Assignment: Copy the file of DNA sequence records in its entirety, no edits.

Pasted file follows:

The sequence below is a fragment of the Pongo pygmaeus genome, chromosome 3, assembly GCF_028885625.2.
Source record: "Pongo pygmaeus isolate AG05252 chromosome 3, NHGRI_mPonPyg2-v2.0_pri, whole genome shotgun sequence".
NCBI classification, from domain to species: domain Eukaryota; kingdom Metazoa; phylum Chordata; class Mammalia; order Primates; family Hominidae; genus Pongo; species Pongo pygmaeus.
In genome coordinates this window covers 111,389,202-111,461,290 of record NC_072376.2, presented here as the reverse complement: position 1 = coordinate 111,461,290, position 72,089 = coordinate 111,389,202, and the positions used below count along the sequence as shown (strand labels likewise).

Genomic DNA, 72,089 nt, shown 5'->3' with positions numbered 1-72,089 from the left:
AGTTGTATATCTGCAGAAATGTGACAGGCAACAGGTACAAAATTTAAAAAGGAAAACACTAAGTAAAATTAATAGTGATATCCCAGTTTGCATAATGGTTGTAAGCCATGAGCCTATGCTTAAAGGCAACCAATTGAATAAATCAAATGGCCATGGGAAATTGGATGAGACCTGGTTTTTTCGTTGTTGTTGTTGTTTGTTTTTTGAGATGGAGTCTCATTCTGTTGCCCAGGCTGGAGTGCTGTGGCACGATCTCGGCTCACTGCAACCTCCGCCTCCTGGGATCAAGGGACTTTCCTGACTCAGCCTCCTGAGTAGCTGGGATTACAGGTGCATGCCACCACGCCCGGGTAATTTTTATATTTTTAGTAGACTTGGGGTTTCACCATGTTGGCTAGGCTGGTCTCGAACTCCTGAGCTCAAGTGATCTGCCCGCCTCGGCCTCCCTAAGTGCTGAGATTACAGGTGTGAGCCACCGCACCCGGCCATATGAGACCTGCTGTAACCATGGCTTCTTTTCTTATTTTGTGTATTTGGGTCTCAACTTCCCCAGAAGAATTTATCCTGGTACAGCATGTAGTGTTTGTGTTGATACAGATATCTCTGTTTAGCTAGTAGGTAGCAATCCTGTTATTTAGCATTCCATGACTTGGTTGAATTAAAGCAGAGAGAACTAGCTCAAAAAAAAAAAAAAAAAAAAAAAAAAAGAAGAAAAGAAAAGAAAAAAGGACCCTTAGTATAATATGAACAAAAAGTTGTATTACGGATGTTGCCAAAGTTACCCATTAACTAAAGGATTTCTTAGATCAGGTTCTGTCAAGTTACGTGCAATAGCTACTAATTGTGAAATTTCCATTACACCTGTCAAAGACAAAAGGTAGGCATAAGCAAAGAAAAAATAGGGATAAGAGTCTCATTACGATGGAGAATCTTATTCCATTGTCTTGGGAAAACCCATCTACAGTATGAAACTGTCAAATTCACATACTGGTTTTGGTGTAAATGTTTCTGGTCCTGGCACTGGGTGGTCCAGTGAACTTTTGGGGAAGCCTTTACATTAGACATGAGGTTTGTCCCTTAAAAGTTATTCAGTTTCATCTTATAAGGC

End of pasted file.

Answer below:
The sequence below is a fragment of the Pongo pygmaeus genome, chromosome 3, assembly GCF_028885625.2.
Source record: "Pongo pygmaeus isolate AG05252 chromosome 3, NHGRI_mPonPyg2-v2.0_pri, whole genome shotgun sequence".
NCBI classification, from domain to species: domain Eukaryota; kingdom Metazoa; phylum Chordata; class Mammalia; order Primates; family Hominidae; genus Pongo; species Pongo pygmaeus.
In genome coordinates this window covers 111,389,202-111,461,290 of record NC_072376.2, presented here as the reverse complement: position 1 = coordinate 111,461,290, position 72,089 = coordinate 111,389,202, and the positions used below count along the sequence as shown (strand labels likewise).

Genomic DNA, 72,089 nt, shown 5'->3' with positions numbered 1-72,089 from the left:
AGTTGTATATCTGCAGAAATGTGACAGGCAACAGGTACAAAATTTAAAAAGGAAAACACTAAGTAAAATTAATAGTGATATCCCAGTTTGCATAATGGTTGTAAGCCATGAGCCTATGCTTAAAGGCAACCAATTGAATAAATCAAATGGCCATGGGAAATTGGATGAGACCTGGTTTTTTCGTTGTTGTTGTTGTTTGTTTTTTGAGATGGAGTCTCATTCTGTTGCCCAGGCTGGAGTGCTGTGGCACGATCTCGGCTCACTGCAACCTCCGCCTCCTGGGATCAAGGGACTTTCCTGACTCAGCCTCCTGAGTAGCTGGGATTACAGGTGCATGCCACCACGCCCGGGTAATTTTTATATTTTTAGTAGACTTGGGGTTTCACCATGTTGGCTAGGCTGGTCTCGAACTCCTGAGCTCAAGTGATCTGCCCGCCTCGGCCTCCCTAAGTGCTGAGATTACAGGTGTGAGCCACCGCACCCGGCCATATGAGACCTGCTGTAACCATGGCTTCTTTTCTTATTTTGTGTATTTGGGTCTCAACTTCCCCAGAAGAATTTATCCTGGTACAGCATGTAGTGTTTGTGTTGATACAGATATCTCTGTTTAGCTAGTAGGTAGCAATCCTGTTATTTAGCATTCCATGACTTGGTTGAATTAAAGCAGAGAGAACTAGCTCAAAAAAAAAAAAAAAAAAAAAAAAAAAGAAGAAAAGAAAAGAAAAAAGGACCCTTAGTATAATATGAACAAAAAGTTGTATTACGGATGTTGCCAAAGTTACCCATTAACTAAAGGATTTCTTAGATCAGGTTCTGTCAAGTTACGTGCAATAGCTACTAATTGTGAAATTTCCATTACACCTGTCAAAGACAAAAGGTAGGCATAAGCAAAGAAAAAATAGGGATAAGAGTCTCATTACGATGGAGAATCTTATTCCATTGTCTTGGGAAAACCCATCTACAGTATGAAACTGTCAAATTCACATACTGGTTTTGGTGTAAATGTTTCTGGTCCTGGCACTGGGTGGTCCAGTGAACTTTTGGGGAAGCCTTTACATTAGACATGAGGTTTGTCCCTTAAAAGTTATTCAGTTTCATCTTATAAGGC